Kaguya: First of two mini-satellites successfully deployed
Posted by Emily Lakdawalla
2007/10/09 08:59 CDT
I'm taking a coffee break from sessions at DPS and just came across the news that Kaguya, the Japanese lunar orbiter also known as SELENE, has just successfully released the first of two mini-satellites. Even cooler, their onboard camera recorded the separation:If you're having trouble figuring out the geometry, here's a diagram of the spacecraft, You can see the two octagonal mini-satellites on the end: When they released the images for this animation, they also released some taken a few days ago that show them approaching the Moon: These two mini-satellites will enable Kaguya to gather the first data set of its kind at any body other than the Earth, an incredibly precise map of the lumps and bumps of the lunar gravity field. It's esoteric stuff but it's the best way of probing what's going on beneath the lunar surface, in the absence of a Moon-wide network of seismometers.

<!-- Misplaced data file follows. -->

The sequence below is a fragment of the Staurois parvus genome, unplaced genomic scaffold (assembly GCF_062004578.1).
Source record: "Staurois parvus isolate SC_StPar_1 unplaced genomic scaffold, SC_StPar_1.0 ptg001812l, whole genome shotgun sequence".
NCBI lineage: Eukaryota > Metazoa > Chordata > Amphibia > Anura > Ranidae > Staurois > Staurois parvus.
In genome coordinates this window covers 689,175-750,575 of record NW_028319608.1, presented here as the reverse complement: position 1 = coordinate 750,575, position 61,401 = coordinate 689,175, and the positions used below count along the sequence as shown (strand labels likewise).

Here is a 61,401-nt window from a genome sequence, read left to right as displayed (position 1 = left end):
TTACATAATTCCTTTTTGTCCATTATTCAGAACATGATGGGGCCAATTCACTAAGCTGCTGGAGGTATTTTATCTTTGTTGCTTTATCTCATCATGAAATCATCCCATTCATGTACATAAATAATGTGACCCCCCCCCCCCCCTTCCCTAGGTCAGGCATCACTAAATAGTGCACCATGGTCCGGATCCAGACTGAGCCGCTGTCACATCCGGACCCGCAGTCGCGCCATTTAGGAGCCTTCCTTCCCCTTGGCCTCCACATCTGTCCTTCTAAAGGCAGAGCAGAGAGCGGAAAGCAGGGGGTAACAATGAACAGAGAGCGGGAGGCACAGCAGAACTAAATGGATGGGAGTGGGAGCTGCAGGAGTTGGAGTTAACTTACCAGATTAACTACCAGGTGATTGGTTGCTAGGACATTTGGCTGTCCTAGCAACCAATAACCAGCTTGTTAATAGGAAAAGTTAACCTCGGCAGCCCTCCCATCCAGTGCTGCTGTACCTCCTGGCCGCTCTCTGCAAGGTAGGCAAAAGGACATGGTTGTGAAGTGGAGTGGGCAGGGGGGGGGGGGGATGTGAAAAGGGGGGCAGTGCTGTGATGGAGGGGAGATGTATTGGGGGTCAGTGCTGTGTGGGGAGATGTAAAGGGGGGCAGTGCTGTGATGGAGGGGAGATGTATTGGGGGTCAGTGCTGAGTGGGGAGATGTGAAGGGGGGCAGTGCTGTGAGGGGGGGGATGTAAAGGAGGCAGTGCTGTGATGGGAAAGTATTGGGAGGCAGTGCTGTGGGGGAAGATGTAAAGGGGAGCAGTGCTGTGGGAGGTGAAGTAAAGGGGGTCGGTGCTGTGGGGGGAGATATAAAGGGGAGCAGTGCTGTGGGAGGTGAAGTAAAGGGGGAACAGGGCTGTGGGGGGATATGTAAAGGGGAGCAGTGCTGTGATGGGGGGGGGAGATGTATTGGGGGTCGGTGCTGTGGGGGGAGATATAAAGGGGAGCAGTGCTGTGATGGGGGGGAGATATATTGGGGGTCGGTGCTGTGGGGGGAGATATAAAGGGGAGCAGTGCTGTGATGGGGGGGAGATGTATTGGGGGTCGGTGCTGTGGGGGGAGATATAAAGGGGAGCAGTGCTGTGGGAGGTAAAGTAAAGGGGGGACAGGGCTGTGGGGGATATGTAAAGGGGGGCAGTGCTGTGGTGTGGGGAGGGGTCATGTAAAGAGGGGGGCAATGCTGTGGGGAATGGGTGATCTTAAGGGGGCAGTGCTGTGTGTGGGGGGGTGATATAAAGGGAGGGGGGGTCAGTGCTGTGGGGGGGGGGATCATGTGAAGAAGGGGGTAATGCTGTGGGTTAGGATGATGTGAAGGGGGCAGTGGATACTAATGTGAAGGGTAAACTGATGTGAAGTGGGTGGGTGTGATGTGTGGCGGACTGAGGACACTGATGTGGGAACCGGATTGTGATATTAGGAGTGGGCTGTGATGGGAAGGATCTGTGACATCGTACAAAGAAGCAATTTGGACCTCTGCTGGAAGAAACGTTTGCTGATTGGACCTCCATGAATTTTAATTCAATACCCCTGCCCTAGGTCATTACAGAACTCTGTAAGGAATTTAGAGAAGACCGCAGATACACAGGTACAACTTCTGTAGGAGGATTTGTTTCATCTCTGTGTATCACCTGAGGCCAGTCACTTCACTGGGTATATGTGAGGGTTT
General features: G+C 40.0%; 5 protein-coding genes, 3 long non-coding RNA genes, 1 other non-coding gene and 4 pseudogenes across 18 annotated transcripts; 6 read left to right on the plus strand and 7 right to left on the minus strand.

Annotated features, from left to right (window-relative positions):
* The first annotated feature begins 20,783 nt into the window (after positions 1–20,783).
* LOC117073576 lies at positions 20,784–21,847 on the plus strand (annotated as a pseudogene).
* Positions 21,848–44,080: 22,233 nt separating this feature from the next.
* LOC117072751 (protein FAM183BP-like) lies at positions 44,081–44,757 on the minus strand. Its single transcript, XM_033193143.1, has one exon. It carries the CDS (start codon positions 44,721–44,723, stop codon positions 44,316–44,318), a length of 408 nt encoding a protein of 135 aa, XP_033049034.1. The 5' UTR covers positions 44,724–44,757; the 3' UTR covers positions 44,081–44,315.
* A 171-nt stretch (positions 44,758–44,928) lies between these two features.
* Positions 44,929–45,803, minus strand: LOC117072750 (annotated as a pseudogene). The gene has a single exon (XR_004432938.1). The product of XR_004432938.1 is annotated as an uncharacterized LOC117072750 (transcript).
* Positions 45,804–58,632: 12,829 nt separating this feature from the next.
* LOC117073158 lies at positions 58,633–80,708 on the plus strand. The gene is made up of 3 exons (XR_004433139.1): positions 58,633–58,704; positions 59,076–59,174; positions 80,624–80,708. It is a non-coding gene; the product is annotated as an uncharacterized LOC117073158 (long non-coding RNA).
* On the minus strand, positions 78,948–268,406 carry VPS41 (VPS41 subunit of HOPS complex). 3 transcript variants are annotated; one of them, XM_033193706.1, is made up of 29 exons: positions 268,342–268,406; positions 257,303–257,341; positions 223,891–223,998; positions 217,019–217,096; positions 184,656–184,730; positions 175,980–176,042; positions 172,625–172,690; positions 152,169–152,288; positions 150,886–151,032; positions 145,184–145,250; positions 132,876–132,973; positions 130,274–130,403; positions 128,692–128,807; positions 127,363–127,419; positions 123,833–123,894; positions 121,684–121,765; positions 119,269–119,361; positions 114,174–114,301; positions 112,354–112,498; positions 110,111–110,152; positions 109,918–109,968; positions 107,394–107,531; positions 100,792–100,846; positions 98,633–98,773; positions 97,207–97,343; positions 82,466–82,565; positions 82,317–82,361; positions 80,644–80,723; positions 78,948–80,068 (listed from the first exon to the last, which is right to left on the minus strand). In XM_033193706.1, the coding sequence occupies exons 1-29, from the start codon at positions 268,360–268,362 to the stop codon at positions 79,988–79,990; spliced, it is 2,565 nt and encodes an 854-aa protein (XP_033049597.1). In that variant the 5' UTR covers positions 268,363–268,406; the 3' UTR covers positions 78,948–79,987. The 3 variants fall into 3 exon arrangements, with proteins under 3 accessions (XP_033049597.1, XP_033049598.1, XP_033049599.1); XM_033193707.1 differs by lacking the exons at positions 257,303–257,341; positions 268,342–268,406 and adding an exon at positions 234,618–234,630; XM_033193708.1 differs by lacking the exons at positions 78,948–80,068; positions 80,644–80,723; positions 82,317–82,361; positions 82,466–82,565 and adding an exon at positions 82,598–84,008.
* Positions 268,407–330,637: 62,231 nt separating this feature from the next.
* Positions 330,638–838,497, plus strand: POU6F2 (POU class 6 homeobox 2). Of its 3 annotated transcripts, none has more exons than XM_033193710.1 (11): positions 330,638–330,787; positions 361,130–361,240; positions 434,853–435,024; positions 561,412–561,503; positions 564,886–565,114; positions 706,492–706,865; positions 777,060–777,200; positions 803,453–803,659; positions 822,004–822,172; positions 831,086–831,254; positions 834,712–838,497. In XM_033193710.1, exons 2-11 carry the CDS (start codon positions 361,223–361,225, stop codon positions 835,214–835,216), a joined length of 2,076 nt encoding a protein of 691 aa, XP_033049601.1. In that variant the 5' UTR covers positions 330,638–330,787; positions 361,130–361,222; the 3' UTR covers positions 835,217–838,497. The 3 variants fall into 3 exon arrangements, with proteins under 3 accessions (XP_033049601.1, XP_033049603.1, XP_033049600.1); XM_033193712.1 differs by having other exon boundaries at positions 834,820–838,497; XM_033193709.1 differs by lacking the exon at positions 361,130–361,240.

JAXA has had a lot of successes in their planetary exploration program, but they tend to be mixed with stories of overcoming incredible challenges. So far, this mission has been ho-hum routine, which I'm sure is a great relief to anyone who works in Japan's space program. Let's all keep our fingers crossed for their continued good luck with the last tricky maneuvers that have to be performed before Kaguya can start its science operations at the Moon! There's still one more mini-satellite to release, and that's supposed to happen on October 14; science orbit, 100 kilometers above the Moon, should be achieved on October 21.
For a little more Kaguya fun, you can read an English translation of a Japanese transcript of a press conference held October 5, after the successful lunar orbit insertion. It contains information that the first HDTV images of the moon should be taken on October 19, when they have entered lunar orbit -- which is two days earlier than I thought they were entering lunar orbit. I need to dig in to those dates and see which one is correct.
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